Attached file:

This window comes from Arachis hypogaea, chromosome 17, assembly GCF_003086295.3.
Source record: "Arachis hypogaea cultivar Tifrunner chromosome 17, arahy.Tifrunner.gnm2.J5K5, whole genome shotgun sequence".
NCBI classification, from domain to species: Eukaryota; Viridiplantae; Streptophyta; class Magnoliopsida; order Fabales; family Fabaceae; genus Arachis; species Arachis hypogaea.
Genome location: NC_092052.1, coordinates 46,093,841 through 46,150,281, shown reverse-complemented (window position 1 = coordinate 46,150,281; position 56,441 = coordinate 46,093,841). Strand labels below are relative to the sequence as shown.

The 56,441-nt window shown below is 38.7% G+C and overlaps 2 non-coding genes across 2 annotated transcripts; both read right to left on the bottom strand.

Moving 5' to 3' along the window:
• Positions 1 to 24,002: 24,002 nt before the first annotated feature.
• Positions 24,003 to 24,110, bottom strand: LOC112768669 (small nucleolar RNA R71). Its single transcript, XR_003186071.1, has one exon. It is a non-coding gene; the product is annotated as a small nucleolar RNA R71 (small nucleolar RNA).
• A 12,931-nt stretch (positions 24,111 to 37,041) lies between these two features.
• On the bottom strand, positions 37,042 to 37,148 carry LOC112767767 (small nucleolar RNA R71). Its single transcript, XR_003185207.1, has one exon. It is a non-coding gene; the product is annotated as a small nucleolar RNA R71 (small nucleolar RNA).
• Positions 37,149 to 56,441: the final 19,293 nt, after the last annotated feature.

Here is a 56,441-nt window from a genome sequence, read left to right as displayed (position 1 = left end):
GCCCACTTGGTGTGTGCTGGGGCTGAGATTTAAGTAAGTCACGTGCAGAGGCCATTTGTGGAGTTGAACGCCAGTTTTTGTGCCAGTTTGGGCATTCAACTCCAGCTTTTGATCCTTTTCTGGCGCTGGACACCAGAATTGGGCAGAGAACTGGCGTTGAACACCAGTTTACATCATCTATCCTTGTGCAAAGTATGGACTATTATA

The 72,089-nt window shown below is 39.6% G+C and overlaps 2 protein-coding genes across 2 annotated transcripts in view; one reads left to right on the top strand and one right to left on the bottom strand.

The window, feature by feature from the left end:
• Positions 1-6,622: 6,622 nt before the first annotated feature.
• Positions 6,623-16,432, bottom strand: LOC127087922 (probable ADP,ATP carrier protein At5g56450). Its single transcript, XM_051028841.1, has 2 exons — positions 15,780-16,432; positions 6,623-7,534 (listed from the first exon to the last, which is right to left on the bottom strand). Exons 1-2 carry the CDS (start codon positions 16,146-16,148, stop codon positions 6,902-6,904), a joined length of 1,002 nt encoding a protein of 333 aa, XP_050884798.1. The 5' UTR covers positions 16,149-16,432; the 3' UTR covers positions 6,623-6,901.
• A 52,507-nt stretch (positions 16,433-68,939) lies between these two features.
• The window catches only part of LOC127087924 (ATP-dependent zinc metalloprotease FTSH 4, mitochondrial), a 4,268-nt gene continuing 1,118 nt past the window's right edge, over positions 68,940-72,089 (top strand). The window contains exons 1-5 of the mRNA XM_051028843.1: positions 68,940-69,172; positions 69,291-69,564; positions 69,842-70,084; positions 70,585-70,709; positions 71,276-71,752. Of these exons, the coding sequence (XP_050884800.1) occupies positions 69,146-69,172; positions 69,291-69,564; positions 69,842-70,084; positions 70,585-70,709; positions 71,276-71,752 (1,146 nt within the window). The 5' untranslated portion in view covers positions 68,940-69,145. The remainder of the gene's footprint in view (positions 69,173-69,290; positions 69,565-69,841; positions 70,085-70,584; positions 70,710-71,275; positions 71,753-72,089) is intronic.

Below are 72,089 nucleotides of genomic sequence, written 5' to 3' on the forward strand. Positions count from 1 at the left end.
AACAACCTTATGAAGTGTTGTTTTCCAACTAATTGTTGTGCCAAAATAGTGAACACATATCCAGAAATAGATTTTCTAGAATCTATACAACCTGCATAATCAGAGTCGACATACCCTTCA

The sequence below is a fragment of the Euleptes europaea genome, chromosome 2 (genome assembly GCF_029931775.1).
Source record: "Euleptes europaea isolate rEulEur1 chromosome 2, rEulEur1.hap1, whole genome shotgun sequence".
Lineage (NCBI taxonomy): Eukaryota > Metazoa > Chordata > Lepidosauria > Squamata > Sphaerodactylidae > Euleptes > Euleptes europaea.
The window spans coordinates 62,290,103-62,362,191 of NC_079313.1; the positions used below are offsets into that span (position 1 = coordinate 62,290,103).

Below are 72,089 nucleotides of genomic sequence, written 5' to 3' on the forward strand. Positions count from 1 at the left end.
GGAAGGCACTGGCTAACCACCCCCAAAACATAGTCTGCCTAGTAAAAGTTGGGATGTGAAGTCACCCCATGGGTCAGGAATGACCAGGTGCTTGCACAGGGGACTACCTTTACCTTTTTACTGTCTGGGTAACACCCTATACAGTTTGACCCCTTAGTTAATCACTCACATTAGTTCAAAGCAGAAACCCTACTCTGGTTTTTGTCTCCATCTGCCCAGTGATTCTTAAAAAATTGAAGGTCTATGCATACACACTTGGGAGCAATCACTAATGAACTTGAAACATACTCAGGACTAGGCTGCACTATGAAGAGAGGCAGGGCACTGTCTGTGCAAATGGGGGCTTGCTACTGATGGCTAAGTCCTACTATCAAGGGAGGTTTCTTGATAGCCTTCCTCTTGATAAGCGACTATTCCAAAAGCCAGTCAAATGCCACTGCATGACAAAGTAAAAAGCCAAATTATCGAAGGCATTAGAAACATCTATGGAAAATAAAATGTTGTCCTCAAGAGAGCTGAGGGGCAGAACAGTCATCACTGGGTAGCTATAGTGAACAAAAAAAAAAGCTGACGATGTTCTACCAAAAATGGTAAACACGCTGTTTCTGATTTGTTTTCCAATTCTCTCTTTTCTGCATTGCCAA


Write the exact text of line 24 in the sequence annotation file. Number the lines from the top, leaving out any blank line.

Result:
Lineage (NCBI taxonomy): Eukaryota > Metazoa > Chordata > Lepidosauria > Squamata > Sphaerodactylidae > Euleptes > Euleptes europaea.